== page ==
Twins center fielder Byron Buxton was slated to begin this season at Double-A and perhaps be knocking on the door to the majors right now, but instead the consensus No. 1 prospect in baseball missed the first two-plus months of the year with a spring training wrist injury.
When he finally returned from the disabled list the Twins decided to send Buxton back to high Single-A, where he dominated at the end of last season by hitting .326 as a teenager. But this time around he got off to a slow start there, caught fire for a couple weeks, and then struggled again lately.
Overall he hit .240 with a .718 OPS and 33 strikeouts in 30 games, but the Twins have decided Buxton is ready for Double-A. He’s been promoted to the Eastern League four months before his 21st birthday and will finish the season playing for a New Britain team on which the average player is 25.5 years old.
Buxton is still viewed as the best prospect in baseball by most prominent sources and remains on track for stardom, but the wrist injury cost him a bunch of development time and probably erased whatever chance he had of debuting for the Twins this season as a 20-year-old.
Today Jonah Keri gives us a fantastic story about a crazy game.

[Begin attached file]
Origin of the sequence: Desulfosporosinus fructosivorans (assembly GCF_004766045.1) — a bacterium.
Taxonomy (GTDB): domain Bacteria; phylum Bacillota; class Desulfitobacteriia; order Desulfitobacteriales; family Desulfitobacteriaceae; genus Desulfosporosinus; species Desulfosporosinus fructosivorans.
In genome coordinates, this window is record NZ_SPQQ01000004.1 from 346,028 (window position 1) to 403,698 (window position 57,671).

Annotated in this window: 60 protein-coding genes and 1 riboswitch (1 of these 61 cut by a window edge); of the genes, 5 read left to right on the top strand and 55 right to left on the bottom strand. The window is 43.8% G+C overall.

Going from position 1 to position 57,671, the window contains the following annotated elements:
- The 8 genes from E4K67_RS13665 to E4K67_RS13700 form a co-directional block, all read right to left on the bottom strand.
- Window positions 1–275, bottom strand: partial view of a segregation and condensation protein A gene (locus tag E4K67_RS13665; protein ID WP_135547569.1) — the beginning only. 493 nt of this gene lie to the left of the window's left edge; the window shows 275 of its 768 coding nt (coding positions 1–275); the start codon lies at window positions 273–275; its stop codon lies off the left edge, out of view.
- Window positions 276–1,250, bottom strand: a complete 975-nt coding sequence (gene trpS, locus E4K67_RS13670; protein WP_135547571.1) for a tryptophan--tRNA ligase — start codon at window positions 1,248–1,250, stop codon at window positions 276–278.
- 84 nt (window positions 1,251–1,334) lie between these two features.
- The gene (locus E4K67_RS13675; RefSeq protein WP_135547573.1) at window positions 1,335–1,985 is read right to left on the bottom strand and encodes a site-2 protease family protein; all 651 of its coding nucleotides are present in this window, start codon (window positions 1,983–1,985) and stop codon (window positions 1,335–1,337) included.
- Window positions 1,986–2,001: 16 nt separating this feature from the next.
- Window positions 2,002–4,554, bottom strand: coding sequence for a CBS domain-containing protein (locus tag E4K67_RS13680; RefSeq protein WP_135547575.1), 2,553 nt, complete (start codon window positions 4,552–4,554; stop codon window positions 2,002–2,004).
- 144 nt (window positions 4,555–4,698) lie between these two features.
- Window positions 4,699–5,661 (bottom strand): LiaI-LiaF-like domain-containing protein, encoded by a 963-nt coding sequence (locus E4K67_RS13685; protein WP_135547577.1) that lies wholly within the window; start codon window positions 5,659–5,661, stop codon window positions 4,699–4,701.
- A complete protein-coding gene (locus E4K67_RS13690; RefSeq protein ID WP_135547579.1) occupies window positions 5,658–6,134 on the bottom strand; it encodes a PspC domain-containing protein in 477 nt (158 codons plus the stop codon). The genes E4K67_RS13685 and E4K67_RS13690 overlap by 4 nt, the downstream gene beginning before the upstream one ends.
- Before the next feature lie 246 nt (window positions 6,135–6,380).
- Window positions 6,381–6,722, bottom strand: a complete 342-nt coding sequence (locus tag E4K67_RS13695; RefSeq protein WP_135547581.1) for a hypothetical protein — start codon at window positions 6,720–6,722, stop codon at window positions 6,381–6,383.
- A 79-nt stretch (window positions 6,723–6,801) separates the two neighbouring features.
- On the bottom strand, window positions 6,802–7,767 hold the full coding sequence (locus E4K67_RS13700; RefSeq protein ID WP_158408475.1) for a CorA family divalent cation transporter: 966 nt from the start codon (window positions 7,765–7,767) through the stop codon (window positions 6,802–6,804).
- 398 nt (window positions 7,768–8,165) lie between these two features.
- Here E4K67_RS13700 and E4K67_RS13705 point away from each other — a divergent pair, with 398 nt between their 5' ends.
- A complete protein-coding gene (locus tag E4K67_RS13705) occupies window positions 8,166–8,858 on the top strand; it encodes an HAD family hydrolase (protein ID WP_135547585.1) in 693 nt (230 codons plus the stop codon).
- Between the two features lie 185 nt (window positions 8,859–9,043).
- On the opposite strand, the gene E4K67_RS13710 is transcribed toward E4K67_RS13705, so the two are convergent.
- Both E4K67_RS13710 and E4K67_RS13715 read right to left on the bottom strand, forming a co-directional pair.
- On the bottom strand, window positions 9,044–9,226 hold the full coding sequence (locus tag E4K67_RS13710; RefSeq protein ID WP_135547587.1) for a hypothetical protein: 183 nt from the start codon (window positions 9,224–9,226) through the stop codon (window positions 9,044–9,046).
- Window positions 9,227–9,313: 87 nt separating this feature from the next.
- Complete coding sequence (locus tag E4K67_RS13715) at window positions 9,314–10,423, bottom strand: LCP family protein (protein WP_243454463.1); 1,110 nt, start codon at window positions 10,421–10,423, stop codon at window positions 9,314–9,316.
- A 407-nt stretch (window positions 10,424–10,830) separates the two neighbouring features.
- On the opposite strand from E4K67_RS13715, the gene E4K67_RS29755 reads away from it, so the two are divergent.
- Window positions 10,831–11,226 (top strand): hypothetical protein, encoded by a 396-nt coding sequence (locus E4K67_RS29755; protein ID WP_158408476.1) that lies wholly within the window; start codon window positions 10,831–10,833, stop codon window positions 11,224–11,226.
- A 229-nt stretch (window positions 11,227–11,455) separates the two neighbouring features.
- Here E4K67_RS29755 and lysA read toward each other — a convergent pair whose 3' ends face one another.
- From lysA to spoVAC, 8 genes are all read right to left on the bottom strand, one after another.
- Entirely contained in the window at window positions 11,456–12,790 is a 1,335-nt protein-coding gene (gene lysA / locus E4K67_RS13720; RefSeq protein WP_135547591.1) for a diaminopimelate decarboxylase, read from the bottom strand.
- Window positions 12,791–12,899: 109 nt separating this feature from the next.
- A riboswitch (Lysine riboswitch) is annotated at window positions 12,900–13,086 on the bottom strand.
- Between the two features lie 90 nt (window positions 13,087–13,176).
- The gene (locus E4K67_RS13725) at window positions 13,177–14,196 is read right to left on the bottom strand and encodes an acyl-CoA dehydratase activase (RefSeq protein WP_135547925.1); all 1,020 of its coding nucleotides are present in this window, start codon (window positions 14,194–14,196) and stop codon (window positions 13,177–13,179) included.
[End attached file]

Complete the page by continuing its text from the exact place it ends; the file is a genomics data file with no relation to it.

The Dodgers played the Expos in Montreal 28 years ago today. The game went 22 innings. It was a 1-0 game. More notable than the 21 and a half innings of scoreless ball, however, was the fact that Dodgers manager Tommy Lasorda got the Expos mascot — Youppi — ejected. The Dodgers and Expos didn’t score much that year overall, but when have you ever seen a mascot ejected?
Some good lunchtime reading for y’all, complete with silly GIFs and a video of the whole dang game if you hate yourself so much that you’d watch it all in its entirety.
Last night the Yankees pasted the Tigers in Detroit, but the hometown crowd did get something entertaining to send them on their way: an inside-the-park homer from Nicholas Castellanos.
At least that’s technically what it was. It would be a single and a three-base error if our official scoring made any sense.
Watch the play below. It’s all put in motion by Jacoby Ellsbury‘s decision to try to make a slide catch on the ball, misjudging it and allowing it to skip over 100 feet to the wall:
Since Ellsbury didn’t touch it it wasn’t called an error — errors are rarely if ever called on poor plays that don’t result in a fielder actually touching the ball — but it was certainly a mental error to not let the ball bounce and ensure that it didn’t get past him. Especially with such a big lead.
Oh well, that’s baseball for you.